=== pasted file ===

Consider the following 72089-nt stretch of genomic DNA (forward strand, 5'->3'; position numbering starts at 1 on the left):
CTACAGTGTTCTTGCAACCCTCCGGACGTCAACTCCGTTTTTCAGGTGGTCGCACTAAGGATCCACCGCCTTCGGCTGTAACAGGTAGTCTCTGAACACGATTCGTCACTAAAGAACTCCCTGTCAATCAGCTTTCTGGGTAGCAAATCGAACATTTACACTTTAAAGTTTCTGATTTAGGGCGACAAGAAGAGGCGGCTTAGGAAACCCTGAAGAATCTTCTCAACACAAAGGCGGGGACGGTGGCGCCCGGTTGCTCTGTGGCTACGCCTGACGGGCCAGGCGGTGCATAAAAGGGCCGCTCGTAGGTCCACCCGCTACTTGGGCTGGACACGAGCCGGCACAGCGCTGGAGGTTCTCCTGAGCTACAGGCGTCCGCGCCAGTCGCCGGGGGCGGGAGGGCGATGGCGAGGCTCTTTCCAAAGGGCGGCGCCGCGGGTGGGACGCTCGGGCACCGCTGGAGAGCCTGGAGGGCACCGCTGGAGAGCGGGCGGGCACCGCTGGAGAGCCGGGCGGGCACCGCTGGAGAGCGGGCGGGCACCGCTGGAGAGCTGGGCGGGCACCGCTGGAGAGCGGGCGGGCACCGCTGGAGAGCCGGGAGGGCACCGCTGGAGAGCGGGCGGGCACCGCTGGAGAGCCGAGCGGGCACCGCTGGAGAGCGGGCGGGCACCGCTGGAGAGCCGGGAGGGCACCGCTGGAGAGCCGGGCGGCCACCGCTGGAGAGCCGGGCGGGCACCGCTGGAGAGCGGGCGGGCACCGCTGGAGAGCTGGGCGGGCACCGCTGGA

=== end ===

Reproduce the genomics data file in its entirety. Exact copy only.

Consider the following 72089-nt stretch of genomic DNA (forward strand, 5'->3'; position numbering starts at 1 on the left):
CTACAGTGTTCTTGCAACCCTCCGGACGTCAACTCCGTTTTTCAGGTGGTCGCACTAAGGATCCACCGCCTTCGGCTGTAACAGGTAGTCTCTGAACACGATTCGTCACTAAAGAACTCCCTGTCAATCAGCTTTCTGGGTAGCAAATCGAACATTTACACTTTAAAGTTTCTGATTTAGGGCGACAAGAAGAGGCGGCTTAGGAAACCCTGAAGAATCTTCTCAACACAAAGGCGGGGACGGTGGCGCCCGGTTGCTCTGTGGCTACGCCTGACGGGCCAGGCGGTGCATAAAAGGGCCGCTCGTAGGTCCACCCGCTACTTGGGCTGGACACGAGCCGGCACAGCGCTGGAGGTTCTCCTGAGCTACAGGCGTCCGCGCCAGTCGCCGGGGGCGGGAGGGCGATGGCGAGGCTCTTTCCAAAGGGCGGCGCCGCGGGTGGGACGCTCGGGCACCGCTGGAGAGCCTGGAGGGCACCGCTGGAGAGCGGGCGGGCACCGCTGGAGAGCCGGGCGGGCACCGCTGGAGAGCGGGCGGGCACCGCTGGAGAGCTGGGCGGGCACCGCTGGAGAGCGGGCGGGCACCGCTGGAGAGCCGGGAGGGCACCGCTGGAGAGCGGGCGGGCACCGCTGGAGAGCCGAGCGGGCACCGCTGGAGAGCGGGCGGGCACCGCTGGAGAGCCGGGAGGGCACCGCTGGAGAGCCGGGCGGCCACCGCTGGAGAGCCGGGCGGGCACCGCTGGAGAGCGGGCGGGCACCGCTGGAGAGCTGGGCGGGCACCGCTGGA